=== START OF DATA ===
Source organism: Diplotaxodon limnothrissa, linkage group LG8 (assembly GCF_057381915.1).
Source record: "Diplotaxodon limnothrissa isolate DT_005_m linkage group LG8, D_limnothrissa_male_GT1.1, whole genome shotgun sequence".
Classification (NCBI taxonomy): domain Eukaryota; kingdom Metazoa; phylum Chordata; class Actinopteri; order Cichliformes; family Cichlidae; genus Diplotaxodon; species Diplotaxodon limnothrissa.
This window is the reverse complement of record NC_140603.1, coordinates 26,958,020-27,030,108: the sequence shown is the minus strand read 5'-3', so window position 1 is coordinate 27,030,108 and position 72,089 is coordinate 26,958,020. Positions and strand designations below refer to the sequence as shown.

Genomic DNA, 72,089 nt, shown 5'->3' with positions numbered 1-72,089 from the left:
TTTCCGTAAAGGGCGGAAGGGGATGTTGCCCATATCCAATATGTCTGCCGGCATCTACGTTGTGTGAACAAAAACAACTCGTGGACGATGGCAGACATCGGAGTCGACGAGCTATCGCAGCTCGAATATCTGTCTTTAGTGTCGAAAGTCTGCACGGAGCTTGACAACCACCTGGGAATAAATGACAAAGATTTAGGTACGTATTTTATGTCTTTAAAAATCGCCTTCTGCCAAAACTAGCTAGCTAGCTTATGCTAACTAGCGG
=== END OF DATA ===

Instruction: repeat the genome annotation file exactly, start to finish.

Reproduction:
Source organism: Diplotaxodon limnothrissa, linkage group LG8 (assembly GCF_057381915.1).
Source record: "Diplotaxodon limnothrissa isolate DT_005_m linkage group LG8, D_limnothrissa_male_GT1.1, whole genome shotgun sequence".
Classification (NCBI taxonomy): domain Eukaryota; kingdom Metazoa; phylum Chordata; class Actinopteri; order Cichliformes; family Cichlidae; genus Diplotaxodon; species Diplotaxodon limnothrissa.
This window is the reverse complement of record NC_140603.1, coordinates 26,958,020-27,030,108: the sequence shown is the minus strand read 5'-3', so window position 1 is coordinate 27,030,108 and position 72,089 is coordinate 26,958,020. Positions and strand designations below refer to the sequence as shown.

Genomic DNA, 72,089 nt, shown 5'->3' with positions numbered 1-72,089 from the left:
TTTCCGTAAAGGGCGGAAGGGGATGTTGCCCATATCCAATATGTCTGCCGGCATCTACGTTGTGTGAACAAAAACAACTCGTGGACGATGGCAGACATCGGAGTCGACGAGCTATCGCAGCTCGAATATCTGTCTTTAGTGTCGAAAGTCTGCACGGAGCTTGACAACCACCTGGGAATAAATGACAAAGATTTAGGTACGTATTTTATGTCTTTAAAAATCGCCTTCTGCCAAAACTAGCTAGCTAGCTTATGCTAACTAGCGG